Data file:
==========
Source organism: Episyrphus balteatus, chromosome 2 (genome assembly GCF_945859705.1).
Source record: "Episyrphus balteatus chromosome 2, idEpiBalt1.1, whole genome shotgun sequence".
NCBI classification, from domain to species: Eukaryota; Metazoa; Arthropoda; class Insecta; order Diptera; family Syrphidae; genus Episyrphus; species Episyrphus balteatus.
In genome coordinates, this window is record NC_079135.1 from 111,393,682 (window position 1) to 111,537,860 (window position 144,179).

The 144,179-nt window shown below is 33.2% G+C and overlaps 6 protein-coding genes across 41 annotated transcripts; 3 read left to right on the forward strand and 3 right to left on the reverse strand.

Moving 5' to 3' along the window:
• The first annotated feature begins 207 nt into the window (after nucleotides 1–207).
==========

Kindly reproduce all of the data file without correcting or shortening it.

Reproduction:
Source organism: Episyrphus balteatus, chromosome 2 (genome assembly GCF_945859705.1).
Source record: "Episyrphus balteatus chromosome 2, idEpiBalt1.1, whole genome shotgun sequence".
NCBI classification, from domain to species: Eukaryota; Metazoa; Arthropoda; class Insecta; order Diptera; family Syrphidae; genus Episyrphus; species Episyrphus balteatus.
In genome coordinates, this window is record NC_079135.1 from 111,393,682 (window position 1) to 111,537,860 (window position 144,179).

The 144,179-nt window shown below is 33.2% G+C and overlaps 6 protein-coding genes across 41 annotated transcripts; 3 read left to right on the forward strand and 3 right to left on the reverse strand.

Moving 5' to 3' along the window:
• The first annotated feature begins 207 nt into the window (after nucleotides 1–207).